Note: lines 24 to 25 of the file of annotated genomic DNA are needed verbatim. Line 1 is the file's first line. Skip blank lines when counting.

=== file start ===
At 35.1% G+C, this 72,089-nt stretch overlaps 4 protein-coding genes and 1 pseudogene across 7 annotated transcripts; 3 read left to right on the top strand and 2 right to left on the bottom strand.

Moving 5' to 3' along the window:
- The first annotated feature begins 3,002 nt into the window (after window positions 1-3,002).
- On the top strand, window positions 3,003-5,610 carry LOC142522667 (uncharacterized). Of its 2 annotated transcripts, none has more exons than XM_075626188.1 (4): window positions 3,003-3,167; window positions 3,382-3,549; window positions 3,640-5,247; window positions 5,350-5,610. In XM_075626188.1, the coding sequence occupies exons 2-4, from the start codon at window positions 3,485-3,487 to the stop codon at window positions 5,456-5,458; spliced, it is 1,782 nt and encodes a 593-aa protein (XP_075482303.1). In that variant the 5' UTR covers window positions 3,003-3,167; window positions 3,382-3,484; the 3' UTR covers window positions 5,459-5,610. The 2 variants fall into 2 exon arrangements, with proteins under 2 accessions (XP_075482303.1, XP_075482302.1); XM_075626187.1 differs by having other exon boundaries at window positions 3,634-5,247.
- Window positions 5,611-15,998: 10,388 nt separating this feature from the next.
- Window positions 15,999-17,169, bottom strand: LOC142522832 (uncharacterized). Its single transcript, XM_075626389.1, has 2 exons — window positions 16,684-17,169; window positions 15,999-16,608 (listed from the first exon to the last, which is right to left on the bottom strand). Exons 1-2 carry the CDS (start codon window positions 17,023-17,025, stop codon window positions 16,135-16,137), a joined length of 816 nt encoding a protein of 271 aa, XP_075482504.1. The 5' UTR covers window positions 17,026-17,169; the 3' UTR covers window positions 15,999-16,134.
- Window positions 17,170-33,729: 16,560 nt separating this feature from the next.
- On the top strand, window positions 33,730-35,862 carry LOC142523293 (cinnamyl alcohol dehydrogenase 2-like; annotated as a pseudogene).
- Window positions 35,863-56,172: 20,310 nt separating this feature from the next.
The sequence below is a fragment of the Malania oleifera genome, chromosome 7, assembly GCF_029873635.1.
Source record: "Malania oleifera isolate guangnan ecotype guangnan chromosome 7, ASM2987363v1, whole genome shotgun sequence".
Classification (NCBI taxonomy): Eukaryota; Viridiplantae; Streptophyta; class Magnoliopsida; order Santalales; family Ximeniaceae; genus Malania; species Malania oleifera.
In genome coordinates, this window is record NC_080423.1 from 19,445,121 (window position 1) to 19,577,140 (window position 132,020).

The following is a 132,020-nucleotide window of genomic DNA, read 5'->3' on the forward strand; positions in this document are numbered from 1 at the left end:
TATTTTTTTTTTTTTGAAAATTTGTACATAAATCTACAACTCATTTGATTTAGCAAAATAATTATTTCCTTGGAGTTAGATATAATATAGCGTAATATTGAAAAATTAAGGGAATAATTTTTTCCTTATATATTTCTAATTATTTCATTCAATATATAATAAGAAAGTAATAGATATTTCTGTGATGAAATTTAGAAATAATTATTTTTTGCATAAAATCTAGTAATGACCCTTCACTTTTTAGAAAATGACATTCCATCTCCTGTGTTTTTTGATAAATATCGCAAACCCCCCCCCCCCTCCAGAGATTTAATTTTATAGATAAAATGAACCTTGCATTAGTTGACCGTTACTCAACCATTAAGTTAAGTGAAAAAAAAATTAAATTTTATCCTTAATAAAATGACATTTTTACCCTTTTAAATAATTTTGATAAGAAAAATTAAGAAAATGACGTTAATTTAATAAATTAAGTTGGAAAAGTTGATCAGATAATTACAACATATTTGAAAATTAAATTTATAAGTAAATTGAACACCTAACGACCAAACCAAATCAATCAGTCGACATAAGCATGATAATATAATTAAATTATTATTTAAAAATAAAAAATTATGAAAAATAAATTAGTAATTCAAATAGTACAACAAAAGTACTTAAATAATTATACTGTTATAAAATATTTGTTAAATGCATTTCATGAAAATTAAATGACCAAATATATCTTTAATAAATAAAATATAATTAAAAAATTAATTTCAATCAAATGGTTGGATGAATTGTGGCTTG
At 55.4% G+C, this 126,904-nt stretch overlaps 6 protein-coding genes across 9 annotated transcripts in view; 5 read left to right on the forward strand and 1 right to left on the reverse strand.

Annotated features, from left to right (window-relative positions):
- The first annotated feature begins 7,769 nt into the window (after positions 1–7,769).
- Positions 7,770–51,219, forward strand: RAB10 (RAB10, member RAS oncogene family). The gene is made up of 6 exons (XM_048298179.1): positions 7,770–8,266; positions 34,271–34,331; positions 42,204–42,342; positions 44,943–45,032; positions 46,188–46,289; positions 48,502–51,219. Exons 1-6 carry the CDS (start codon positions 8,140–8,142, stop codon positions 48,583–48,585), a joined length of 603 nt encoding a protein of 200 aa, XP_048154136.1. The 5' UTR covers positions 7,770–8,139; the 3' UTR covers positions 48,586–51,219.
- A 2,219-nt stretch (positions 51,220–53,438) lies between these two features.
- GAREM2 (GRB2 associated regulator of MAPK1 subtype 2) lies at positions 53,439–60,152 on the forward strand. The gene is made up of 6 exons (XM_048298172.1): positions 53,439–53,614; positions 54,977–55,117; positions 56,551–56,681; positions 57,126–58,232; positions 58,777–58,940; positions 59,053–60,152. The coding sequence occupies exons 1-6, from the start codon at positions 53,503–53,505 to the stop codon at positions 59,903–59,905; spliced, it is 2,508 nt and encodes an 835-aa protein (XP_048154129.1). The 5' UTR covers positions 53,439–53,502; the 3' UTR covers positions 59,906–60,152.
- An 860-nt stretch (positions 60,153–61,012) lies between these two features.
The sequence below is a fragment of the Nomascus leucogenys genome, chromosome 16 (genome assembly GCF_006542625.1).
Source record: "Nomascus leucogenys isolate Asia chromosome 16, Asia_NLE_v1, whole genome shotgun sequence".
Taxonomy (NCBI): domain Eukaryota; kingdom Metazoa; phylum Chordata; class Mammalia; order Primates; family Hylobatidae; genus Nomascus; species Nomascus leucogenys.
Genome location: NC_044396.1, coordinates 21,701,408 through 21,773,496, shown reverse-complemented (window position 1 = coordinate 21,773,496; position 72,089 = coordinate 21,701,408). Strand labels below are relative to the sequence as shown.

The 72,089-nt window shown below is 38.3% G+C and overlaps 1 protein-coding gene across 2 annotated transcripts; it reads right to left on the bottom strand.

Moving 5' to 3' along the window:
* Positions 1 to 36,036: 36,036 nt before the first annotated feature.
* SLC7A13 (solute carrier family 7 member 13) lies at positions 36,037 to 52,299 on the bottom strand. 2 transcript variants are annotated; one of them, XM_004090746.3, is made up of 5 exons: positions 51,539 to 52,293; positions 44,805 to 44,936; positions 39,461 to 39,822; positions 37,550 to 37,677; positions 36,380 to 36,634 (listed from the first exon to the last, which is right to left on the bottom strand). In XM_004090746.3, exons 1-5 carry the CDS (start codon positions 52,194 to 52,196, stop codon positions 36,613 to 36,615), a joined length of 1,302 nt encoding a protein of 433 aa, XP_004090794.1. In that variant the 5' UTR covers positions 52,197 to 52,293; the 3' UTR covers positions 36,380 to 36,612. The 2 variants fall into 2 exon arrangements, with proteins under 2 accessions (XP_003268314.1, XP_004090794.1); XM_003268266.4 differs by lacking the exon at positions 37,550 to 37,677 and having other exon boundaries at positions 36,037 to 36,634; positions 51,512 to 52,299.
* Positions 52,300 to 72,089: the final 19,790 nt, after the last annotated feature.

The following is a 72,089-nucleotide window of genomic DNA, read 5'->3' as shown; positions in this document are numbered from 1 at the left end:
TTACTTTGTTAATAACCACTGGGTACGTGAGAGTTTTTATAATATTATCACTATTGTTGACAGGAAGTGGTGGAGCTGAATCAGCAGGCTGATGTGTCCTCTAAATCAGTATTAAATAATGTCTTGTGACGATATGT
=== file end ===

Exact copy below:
Source record: "Nomascus leucogenys isolate Asia chromosome 16, Asia_NLE_v1, whole genome shotgun sequence".
Taxonomy (NCBI): domain Eukaryota; kingdom Metazoa; phylum Chordata; class Mammalia; order Primates; family Hylobatidae; genus Nomascus; species Nomascus leucogenys.